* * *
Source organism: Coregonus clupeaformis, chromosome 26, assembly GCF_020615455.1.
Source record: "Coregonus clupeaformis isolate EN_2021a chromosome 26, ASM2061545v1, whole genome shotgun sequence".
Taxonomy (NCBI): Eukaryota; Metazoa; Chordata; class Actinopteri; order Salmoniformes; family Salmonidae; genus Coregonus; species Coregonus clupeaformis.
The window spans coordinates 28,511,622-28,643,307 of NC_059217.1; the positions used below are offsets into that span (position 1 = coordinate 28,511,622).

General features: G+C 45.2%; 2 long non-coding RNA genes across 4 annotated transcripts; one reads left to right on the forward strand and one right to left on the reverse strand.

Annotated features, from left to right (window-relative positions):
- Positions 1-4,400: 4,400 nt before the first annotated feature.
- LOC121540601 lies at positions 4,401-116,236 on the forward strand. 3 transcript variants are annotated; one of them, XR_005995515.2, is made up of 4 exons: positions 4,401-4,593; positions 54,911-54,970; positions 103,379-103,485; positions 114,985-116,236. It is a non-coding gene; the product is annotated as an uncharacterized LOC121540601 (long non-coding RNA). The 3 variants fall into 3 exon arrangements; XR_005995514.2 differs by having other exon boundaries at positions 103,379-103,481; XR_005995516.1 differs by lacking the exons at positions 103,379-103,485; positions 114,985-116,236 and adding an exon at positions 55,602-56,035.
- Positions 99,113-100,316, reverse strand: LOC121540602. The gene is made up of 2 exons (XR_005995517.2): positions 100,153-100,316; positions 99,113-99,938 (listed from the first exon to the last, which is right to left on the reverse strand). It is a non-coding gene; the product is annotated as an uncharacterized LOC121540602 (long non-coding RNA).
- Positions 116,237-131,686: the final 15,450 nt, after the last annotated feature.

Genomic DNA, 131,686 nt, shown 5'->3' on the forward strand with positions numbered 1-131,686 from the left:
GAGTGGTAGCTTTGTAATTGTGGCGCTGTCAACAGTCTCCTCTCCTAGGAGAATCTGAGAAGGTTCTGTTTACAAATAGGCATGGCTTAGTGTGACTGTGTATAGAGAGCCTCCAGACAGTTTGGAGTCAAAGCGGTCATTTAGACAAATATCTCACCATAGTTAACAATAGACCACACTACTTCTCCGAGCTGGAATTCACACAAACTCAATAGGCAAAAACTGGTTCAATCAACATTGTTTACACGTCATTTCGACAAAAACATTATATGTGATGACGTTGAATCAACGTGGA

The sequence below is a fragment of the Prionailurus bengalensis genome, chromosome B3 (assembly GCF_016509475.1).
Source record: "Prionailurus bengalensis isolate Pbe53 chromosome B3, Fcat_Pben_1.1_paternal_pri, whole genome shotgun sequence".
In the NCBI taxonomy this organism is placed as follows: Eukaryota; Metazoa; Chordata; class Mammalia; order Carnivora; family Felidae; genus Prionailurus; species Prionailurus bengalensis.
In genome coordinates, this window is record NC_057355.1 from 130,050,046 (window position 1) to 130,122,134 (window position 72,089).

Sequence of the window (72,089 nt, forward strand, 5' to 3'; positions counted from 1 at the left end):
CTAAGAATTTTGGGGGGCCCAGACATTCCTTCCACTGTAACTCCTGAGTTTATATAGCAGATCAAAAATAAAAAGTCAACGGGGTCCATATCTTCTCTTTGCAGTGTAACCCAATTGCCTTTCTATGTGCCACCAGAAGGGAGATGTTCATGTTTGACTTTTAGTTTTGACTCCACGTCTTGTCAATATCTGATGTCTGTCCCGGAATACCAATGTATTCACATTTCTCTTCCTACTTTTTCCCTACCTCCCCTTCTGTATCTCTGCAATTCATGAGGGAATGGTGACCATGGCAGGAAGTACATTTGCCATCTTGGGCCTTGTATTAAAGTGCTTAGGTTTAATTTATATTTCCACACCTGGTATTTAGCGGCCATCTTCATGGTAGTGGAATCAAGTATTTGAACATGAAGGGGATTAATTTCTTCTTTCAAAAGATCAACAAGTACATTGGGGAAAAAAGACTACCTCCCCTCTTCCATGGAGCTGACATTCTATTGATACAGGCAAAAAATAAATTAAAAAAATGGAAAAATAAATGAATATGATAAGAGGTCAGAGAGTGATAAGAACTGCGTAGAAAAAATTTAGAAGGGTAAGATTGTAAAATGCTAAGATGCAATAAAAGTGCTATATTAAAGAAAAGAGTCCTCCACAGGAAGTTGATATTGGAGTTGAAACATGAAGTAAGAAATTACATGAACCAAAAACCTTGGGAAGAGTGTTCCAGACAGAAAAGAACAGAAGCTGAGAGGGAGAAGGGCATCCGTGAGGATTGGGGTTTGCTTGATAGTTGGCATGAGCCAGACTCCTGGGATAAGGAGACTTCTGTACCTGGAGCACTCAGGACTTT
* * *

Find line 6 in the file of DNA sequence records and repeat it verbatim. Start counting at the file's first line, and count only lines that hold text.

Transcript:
Annotated features, from left to right (window-relative positions):